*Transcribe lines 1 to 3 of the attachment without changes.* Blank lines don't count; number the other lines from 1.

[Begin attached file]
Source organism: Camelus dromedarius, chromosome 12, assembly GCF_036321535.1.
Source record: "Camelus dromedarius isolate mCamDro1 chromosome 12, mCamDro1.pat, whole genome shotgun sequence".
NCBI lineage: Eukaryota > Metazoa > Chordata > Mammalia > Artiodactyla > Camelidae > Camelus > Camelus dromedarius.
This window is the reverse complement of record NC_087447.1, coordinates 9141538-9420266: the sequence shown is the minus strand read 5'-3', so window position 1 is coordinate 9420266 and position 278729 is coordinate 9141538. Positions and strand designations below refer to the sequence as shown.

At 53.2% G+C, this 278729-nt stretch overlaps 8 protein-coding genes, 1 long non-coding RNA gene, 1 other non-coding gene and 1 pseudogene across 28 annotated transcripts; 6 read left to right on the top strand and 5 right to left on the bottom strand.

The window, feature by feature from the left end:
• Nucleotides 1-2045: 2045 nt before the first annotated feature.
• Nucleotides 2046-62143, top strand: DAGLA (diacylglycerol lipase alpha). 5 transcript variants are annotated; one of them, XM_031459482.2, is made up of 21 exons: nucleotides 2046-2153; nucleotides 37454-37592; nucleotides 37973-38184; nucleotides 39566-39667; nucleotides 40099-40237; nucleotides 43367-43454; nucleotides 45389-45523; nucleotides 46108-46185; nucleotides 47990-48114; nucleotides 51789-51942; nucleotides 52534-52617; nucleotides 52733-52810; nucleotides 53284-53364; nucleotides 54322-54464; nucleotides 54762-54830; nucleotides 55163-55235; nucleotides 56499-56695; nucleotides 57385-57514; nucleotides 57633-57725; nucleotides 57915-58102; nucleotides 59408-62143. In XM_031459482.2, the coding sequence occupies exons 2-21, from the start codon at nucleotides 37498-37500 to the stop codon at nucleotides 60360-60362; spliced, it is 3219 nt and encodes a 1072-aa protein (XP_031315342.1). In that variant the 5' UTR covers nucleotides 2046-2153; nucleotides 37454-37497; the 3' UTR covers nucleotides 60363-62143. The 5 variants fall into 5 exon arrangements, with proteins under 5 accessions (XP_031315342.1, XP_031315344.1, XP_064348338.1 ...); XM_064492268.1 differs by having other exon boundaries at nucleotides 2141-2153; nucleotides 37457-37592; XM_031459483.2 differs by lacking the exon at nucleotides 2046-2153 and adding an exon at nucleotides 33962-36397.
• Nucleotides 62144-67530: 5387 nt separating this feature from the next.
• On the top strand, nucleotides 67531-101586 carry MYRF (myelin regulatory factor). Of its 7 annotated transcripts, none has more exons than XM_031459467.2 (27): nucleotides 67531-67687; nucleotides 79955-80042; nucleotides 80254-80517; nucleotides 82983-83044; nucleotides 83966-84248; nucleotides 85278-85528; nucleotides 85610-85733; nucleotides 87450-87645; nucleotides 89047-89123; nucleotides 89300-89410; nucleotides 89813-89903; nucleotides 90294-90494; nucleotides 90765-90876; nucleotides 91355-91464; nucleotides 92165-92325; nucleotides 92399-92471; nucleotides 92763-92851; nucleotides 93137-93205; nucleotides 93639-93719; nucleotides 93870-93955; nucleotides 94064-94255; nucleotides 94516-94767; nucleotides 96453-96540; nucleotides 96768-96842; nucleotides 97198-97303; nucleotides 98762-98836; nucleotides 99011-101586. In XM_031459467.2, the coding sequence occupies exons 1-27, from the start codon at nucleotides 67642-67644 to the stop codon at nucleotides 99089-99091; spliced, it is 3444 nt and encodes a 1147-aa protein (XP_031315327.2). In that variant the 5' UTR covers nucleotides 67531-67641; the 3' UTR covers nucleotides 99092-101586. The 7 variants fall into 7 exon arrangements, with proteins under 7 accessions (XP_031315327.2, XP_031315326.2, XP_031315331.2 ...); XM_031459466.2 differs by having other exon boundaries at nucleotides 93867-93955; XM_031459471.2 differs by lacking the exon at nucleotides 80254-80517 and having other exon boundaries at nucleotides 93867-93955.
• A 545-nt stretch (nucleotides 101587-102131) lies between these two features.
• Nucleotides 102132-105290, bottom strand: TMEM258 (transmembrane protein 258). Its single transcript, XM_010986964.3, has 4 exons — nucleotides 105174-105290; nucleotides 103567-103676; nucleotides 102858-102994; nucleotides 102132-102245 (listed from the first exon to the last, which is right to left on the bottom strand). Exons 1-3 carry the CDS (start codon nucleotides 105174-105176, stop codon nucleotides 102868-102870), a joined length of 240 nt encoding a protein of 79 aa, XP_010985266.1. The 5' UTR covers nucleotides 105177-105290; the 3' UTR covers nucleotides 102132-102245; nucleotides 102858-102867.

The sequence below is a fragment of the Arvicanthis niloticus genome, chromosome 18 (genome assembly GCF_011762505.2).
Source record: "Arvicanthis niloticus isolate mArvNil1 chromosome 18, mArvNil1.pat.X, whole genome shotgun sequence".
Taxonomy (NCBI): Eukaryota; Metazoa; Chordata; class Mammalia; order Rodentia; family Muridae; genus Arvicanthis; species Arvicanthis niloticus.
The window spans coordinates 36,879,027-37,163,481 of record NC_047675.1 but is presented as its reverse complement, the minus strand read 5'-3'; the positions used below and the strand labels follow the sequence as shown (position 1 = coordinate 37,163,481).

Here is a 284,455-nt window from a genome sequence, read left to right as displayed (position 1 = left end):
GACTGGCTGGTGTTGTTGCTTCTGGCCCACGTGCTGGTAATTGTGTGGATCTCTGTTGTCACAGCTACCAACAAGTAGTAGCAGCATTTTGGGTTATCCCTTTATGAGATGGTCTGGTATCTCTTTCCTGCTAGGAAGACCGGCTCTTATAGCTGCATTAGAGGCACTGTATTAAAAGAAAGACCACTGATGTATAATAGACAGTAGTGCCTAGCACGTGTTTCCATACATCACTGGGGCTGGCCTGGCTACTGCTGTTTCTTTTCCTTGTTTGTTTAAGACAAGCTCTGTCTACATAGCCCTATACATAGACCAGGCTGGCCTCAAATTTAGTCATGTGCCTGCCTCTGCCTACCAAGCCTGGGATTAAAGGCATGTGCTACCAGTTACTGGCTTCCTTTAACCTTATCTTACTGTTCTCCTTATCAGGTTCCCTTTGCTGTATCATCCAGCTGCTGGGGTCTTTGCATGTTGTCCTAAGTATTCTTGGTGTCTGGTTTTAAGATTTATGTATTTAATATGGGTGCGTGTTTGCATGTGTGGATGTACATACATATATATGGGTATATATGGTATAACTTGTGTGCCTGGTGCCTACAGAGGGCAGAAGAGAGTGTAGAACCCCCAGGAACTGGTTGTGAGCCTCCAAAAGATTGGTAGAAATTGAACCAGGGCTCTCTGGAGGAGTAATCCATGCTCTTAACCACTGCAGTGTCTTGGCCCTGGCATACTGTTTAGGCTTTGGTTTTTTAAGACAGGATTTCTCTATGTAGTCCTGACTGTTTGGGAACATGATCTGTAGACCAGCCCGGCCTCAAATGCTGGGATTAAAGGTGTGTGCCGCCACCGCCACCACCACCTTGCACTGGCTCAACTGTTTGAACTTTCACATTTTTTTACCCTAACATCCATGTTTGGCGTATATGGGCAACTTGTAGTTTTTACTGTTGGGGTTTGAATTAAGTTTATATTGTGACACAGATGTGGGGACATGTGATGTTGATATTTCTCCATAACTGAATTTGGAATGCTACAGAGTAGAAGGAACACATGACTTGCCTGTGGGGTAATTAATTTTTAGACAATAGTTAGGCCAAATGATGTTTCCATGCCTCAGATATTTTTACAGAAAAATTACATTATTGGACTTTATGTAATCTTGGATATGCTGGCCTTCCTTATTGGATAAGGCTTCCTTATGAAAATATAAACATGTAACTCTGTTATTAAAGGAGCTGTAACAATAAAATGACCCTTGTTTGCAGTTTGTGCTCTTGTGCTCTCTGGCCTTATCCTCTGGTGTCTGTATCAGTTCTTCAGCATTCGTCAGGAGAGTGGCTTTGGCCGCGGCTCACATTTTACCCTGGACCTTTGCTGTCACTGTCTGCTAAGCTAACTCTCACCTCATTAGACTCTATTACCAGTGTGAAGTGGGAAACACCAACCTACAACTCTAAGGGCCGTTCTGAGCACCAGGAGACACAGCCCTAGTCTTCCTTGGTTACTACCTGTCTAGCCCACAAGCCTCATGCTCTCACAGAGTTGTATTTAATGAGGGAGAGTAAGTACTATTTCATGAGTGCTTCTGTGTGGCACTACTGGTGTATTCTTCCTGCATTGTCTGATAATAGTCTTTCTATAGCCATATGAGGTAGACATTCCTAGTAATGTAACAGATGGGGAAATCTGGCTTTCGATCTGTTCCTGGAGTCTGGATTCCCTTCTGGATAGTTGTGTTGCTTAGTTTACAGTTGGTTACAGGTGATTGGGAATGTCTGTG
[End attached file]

Source organism: Camelus dromedarius, chromosome 12, assembly GCF_036321535.1.
Source record: "Camelus dromedarius isolate mCamDro1 chromosome 12, mCamDro1.pat, whole genome shotgun sequence".
NCBI lineage: Eukaryota > Metazoa > Chordata > Mammalia > Artiodactyla > Camelidae > Camelus > Camelus dromedarius.